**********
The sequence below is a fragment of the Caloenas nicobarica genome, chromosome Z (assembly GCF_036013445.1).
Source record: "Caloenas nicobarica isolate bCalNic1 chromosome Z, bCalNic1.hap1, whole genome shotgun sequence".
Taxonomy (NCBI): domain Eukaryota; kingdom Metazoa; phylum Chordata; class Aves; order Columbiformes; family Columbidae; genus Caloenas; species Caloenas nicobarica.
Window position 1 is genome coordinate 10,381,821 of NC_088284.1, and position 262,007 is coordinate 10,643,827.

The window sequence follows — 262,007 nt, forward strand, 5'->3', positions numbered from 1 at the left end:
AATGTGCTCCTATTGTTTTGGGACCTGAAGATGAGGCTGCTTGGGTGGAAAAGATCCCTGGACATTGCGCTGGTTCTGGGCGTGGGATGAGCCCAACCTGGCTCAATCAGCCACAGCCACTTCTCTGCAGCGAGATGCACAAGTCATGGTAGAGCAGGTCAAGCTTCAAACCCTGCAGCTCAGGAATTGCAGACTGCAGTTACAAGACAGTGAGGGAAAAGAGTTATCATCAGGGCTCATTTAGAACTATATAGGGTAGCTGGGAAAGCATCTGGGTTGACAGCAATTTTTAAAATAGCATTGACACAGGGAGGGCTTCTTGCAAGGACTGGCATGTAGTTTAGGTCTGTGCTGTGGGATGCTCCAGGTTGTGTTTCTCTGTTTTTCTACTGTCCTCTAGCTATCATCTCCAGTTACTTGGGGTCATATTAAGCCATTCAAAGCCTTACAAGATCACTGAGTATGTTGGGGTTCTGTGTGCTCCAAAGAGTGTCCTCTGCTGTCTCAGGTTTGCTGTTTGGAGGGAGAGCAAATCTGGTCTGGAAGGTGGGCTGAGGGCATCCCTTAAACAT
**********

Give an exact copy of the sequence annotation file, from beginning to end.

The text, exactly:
The sequence below is a fragment of the Caloenas nicobarica genome, chromosome Z (assembly GCF_036013445.1).
Source record: "Caloenas nicobarica isolate bCalNic1 chromosome Z, bCalNic1.hap1, whole genome shotgun sequence".
Taxonomy (NCBI): domain Eukaryota; kingdom Metazoa; phylum Chordata; class Aves; order Columbiformes; family Columbidae; genus Caloenas; species Caloenas nicobarica.
Window position 1 is genome coordinate 10,381,821 of NC_088284.1, and position 262,007 is coordinate 10,643,827.

The window sequence follows — 262,007 nt, forward strand, 5'->3', positions numbered from 1 at the left end:
AATGTGCTCCTATTGTTTTGGGACCTGAAGATGAGGCTGCTTGGGTGGAAAAGATCCCTGGACATTGCGCTGGTTCTGGGCGTGGGATGAGCCCAACCTGGCTCAATCAGCCACAGCCACTTCTCTGCAGCGAGATGCACAAGTCATGGTAGAGCAGGTCAAGCTTCAAACCCTGCAGCTCAGGAATTGCAGACTGCAGTTACAAGACAGTGAGGGAAAAGAGTTATCATCAGGGCTCATTTAGAACTATATAGGGTAGCTGGGAAAGCATCTGGGTTGACAGCAATTTTTAAAATAGCATTGACACAGGGAGGGCTTCTTGCAAGGACTGGCATGTAGTTTAGGTCTGTGCTGTGGGATGCTCCAGGTTGTGTTTCTCTGTTTTTCTACTGTCCTCTAGCTATCATCTCCAGTTACTTGGGGTCATATTAAGCCATTCAAAGCCTTACAAGATCACTGAGTATGTTGGGGTTCTGTGTGCTCCAAAGAGTGTCCTCTGCTGTCTCAGGTTTGCTGTTTGGAGGGAGAGCAAATCTGGTCTGGAAGGTGGGCTGAGGGCATCCCTTAAACAT